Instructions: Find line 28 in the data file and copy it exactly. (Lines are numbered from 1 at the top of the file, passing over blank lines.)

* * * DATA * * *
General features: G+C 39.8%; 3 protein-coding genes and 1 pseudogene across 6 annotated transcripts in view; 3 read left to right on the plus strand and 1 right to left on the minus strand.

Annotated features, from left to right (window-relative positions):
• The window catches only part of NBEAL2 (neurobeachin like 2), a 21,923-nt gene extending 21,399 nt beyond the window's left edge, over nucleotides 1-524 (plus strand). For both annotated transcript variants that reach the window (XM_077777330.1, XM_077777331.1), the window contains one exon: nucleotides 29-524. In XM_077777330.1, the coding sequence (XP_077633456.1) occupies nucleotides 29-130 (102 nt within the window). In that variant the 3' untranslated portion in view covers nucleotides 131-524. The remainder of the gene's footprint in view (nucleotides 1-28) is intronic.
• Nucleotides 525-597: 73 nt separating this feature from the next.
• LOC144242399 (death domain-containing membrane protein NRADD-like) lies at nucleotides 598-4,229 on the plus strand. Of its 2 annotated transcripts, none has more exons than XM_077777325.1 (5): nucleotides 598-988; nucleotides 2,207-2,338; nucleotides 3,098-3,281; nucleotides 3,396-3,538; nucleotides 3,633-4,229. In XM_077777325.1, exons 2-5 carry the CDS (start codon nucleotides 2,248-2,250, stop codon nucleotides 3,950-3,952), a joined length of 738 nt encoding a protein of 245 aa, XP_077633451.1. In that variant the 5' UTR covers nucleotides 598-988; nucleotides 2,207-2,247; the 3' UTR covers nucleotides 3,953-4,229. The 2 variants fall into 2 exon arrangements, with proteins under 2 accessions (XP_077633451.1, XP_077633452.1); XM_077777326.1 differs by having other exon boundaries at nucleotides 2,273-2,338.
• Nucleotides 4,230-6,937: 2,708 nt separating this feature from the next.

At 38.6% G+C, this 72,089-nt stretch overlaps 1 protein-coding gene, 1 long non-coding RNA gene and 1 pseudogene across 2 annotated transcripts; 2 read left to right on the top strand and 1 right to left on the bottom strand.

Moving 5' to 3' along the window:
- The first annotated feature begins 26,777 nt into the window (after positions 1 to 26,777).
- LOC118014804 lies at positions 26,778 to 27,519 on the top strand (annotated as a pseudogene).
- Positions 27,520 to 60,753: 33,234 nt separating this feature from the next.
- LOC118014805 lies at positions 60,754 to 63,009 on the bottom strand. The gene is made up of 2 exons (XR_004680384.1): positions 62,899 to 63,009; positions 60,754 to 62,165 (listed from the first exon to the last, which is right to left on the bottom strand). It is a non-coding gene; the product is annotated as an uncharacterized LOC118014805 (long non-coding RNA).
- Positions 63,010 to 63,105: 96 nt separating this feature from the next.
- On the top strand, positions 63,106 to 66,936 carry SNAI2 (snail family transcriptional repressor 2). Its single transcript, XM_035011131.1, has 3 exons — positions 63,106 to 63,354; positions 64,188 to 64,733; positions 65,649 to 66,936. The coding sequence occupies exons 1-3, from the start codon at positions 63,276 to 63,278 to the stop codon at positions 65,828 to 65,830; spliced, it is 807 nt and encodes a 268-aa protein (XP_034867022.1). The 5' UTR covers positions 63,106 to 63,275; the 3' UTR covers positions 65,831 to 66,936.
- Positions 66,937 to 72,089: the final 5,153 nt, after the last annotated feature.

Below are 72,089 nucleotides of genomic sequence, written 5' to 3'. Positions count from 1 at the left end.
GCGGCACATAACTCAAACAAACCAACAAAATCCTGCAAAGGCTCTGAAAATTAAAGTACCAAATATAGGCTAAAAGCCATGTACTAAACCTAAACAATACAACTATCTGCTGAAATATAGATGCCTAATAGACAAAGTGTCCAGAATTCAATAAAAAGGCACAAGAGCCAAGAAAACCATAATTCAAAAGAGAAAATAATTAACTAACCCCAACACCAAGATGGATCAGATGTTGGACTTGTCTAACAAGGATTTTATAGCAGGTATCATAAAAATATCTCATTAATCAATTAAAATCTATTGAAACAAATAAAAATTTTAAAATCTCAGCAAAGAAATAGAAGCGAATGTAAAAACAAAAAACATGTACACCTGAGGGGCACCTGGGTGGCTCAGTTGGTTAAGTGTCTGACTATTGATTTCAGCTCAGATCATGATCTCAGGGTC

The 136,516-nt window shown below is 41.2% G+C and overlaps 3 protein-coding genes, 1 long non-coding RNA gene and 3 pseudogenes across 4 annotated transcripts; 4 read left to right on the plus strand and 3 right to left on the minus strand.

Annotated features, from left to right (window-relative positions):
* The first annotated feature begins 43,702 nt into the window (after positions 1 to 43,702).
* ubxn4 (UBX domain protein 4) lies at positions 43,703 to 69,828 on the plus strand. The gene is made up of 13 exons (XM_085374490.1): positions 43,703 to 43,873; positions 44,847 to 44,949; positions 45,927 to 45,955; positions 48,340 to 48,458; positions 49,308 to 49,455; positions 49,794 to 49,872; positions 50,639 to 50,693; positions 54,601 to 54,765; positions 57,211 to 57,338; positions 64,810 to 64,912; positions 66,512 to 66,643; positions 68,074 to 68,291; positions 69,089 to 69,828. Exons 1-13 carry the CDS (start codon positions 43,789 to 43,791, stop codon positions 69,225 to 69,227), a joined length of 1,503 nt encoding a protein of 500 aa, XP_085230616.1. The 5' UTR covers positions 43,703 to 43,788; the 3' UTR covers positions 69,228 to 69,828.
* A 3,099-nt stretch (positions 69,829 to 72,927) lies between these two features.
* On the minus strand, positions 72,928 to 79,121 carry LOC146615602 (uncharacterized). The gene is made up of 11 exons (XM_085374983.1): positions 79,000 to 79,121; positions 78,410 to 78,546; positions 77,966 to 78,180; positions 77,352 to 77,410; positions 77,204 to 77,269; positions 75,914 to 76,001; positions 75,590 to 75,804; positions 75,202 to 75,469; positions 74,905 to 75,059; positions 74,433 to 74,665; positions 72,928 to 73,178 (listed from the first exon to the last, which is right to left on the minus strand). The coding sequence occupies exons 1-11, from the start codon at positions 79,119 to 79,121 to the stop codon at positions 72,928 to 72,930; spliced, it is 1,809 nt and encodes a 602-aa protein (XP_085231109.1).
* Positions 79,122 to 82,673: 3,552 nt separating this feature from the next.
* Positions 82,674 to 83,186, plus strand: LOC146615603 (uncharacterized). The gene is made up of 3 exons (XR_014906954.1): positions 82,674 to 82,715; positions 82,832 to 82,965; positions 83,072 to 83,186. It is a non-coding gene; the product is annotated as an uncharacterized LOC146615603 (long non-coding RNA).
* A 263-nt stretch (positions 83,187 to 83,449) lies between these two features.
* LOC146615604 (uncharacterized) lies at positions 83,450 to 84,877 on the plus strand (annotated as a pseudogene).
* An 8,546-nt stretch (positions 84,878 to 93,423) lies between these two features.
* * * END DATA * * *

* An 8,546-nt stretch (positions 84,878 to 93,423) lies between these two features.